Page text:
These 26 consonants account for the phonology of Northwest Semitic. Of the 29 consonant phonemes commonly reconstructed for Proto-Semitic, the voiceless fricatives ś, ṣ́, and ṯ̣ are missing. The phonemes ḏ, ṯ, ḫ, ġ disappeared in Canaanite, merging with z, š, ḥ, ʿ in Canaanite scripts, respectively. The six variant letters added in the Arabic alphabet include these (except for ś, which survives as a separate phoneme in Ge'ez ):

Graphically independent alphabets[edit]

One modern national alphabet that has not been graphically traced back to the Canaanite alphabet is the Maldivian script, which is unique in that, although it is clearly modeled after Arabic and perhaps other existing alphabets, it derives its letter forms from numerals. Another is the Korean Hangul, which was created independently in 1443. The Osmanya alphabet was devised for Somali in the 1920s by Osman Yusuf Kenadid, and the forms of its consonants appear to be complete innovations.

Among alphabets that are not used as national scripts today, a few are clearly independent in their letter forms. The bopomofo phonetic alphabet is graphically derived from Chinese characters. The Santali alphabet of eastern India appears to be based on traditional symbols such as "danger" and "meeting place", as well as pictographs invented by its creator. (The names of the Santali letters are related to the sound they represent through the acrophonic principle, as in the original alphabet, but it is the final consonant or vowel of the name that the letter represents: le "swelling" represents e, while en 'thresh grain' represents n.)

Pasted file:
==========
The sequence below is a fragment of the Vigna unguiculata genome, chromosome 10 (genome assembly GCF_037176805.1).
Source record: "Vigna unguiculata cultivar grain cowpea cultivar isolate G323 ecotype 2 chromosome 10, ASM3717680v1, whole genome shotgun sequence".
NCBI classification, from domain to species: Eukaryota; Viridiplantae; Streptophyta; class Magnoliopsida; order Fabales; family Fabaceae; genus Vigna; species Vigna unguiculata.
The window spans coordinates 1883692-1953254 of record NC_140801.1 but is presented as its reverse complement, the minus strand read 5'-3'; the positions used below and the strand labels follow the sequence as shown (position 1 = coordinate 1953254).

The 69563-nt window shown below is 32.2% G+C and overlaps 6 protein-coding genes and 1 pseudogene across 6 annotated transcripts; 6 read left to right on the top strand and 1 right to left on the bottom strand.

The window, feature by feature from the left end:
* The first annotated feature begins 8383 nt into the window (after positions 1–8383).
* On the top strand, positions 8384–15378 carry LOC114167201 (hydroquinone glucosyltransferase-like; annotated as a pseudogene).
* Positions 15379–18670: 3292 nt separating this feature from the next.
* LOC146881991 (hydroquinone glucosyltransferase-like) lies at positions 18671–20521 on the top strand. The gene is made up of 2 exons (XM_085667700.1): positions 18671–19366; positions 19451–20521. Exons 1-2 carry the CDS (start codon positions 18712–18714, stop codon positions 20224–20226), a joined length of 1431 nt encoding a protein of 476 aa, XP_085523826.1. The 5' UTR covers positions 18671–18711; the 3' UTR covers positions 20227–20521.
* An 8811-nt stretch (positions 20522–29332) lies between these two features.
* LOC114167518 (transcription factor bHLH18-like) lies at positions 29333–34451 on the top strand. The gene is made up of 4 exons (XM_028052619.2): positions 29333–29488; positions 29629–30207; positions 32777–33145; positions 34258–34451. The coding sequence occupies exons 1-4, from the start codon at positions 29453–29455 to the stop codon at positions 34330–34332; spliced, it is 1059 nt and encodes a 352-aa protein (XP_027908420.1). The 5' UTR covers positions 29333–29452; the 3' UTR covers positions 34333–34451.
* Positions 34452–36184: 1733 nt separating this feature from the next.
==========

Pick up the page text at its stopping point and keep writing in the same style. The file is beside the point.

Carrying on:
In early medieval Ireland, Ogham consisted of tally marks, and the monumental inscriptions of the Old Persian Empire were written in an essentially alphabetic cuneiform script whose letter forms seem to have been created for the occasion.

Alphabets in other media[edit]